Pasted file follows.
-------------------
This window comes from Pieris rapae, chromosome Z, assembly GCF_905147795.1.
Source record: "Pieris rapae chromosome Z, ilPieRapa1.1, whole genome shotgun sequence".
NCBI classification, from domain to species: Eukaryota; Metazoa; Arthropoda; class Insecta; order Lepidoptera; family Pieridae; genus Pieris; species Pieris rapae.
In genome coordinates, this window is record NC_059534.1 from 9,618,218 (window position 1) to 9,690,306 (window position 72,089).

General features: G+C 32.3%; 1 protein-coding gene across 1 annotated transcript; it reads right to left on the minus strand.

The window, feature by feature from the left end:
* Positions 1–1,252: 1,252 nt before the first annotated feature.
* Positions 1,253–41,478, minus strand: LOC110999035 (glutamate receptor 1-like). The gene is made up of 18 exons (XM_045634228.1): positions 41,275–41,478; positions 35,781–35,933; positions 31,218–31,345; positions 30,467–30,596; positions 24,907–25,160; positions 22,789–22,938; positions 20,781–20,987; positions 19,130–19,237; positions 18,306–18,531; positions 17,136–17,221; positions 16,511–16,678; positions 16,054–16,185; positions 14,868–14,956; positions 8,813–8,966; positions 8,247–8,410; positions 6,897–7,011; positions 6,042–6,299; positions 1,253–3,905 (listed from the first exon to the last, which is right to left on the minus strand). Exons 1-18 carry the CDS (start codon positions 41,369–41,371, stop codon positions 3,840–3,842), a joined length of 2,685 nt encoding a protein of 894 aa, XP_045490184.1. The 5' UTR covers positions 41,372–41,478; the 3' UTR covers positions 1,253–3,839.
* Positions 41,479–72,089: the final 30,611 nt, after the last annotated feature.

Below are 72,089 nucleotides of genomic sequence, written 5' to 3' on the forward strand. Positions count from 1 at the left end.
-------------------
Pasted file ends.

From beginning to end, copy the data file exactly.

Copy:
This window comes from Pieris rapae, chromosome Z, assembly GCF_905147795.1.
Source record: "Pieris rapae chromosome Z, ilPieRapa1.1, whole genome shotgun sequence".
NCBI classification, from domain to species: Eukaryota; Metazoa; Arthropoda; class Insecta; order Lepidoptera; family Pieridae; genus Pieris; species Pieris rapae.
In genome coordinates, this window is record NC_059534.1 from 9,618,218 (window position 1) to 9,690,306 (window position 72,089).

General features: G+C 32.3%; 1 protein-coding gene across 1 annotated transcript; it reads right to left on the minus strand.

The window, feature by feature from the left end:
* Positions 1–1,252: 1,252 nt before the first annotated feature.
* Positions 1,253–41,478, minus strand: LOC110999035 (glutamate receptor 1-like). The gene is made up of 18 exons (XM_045634228.1): positions 41,275–41,478; positions 35,781–35,933; positions 31,218–31,345; positions 30,467–30,596; positions 24,907–25,160; positions 22,789–22,938; positions 20,781–20,987; positions 19,130–19,237; positions 18,306–18,531; positions 17,136–17,221; positions 16,511–16,678; positions 16,054–16,185; positions 14,868–14,956; positions 8,813–8,966; positions 8,247–8,410; positions 6,897–7,011; positions 6,042–6,299; positions 1,253–3,905 (listed from the first exon to the last, which is right to left on the minus strand). Exons 1-18 carry the CDS (start codon positions 41,369–41,371, stop codon positions 3,840–3,842), a joined length of 2,685 nt encoding a protein of 894 aa, XP_045490184.1. The 5' UTR covers positions 41,372–41,478; the 3' UTR covers positions 1,253–3,839.
* Positions 41,479–72,089: the final 30,611 nt, after the last annotated feature.

Below are 72,089 nucleotides of genomic sequence, written 5' to 3' on the forward strand. Positions count from 1 at the left end.